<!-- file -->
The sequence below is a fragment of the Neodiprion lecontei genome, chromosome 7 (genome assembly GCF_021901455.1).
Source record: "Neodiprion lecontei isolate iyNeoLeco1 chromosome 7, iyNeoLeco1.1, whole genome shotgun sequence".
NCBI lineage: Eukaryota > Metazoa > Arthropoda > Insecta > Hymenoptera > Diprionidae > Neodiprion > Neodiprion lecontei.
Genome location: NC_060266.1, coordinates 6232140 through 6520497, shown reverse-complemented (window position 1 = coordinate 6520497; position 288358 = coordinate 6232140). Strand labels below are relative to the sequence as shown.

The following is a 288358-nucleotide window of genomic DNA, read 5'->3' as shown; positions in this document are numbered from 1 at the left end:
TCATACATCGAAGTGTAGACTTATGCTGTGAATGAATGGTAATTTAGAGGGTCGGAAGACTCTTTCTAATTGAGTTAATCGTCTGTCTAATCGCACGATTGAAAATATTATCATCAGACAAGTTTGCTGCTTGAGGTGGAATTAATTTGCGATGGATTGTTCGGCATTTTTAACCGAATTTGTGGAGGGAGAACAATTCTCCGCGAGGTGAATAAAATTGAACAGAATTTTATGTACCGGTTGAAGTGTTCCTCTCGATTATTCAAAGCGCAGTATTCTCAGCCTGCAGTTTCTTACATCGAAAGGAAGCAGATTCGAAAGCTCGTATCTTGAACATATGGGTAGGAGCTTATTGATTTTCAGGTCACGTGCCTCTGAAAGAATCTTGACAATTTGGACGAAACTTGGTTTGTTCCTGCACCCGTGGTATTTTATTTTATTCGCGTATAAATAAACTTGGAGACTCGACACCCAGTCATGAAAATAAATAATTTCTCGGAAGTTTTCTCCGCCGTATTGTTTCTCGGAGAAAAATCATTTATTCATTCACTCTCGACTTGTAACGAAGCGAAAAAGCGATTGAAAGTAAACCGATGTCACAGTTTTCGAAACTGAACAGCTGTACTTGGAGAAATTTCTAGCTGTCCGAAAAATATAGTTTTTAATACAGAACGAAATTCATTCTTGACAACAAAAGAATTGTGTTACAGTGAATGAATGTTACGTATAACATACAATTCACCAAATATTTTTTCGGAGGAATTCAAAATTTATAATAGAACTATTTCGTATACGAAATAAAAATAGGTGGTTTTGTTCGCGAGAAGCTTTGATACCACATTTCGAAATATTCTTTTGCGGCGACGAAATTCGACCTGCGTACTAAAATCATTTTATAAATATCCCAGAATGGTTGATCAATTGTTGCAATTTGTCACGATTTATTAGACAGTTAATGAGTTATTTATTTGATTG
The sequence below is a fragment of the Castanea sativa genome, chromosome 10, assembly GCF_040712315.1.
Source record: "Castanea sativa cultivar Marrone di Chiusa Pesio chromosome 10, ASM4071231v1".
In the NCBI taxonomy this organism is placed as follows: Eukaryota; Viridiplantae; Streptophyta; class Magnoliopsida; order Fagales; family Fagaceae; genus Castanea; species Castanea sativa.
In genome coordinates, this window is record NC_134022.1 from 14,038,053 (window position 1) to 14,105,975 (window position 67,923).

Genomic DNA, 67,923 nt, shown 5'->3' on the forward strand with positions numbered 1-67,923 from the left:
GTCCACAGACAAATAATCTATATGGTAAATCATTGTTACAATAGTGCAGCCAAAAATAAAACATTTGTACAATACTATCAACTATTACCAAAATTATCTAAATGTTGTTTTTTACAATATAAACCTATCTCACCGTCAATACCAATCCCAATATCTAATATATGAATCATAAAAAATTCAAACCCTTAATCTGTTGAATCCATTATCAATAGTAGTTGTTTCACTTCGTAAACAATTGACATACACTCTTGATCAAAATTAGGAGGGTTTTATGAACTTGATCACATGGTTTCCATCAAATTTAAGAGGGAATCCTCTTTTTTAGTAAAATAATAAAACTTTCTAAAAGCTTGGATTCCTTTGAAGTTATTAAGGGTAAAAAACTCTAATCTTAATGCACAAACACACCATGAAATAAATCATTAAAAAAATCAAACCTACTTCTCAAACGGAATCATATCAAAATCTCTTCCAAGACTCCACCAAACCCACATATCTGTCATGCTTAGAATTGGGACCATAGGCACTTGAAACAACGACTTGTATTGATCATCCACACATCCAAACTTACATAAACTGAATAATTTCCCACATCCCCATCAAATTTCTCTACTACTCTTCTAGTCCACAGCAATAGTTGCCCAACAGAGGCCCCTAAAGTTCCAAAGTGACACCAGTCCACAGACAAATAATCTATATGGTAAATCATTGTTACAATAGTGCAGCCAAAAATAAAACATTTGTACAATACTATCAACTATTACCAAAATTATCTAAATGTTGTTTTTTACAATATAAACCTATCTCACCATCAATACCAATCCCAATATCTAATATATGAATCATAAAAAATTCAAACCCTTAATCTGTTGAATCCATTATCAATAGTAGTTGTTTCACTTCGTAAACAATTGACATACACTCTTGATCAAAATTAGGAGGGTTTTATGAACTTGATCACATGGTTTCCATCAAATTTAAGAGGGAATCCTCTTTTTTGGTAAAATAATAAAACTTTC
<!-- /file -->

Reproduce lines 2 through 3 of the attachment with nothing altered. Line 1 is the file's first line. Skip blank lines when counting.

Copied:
Source record: "Neodiprion lecontei isolate iyNeoLeco1 chromosome 7, iyNeoLeco1.1, whole genome shotgun sequence".
NCBI lineage: Eukaryota > Metazoa > Arthropoda > Insecta > Hymenoptera > Diprionidae > Neodiprion > Neodiprion lecontei.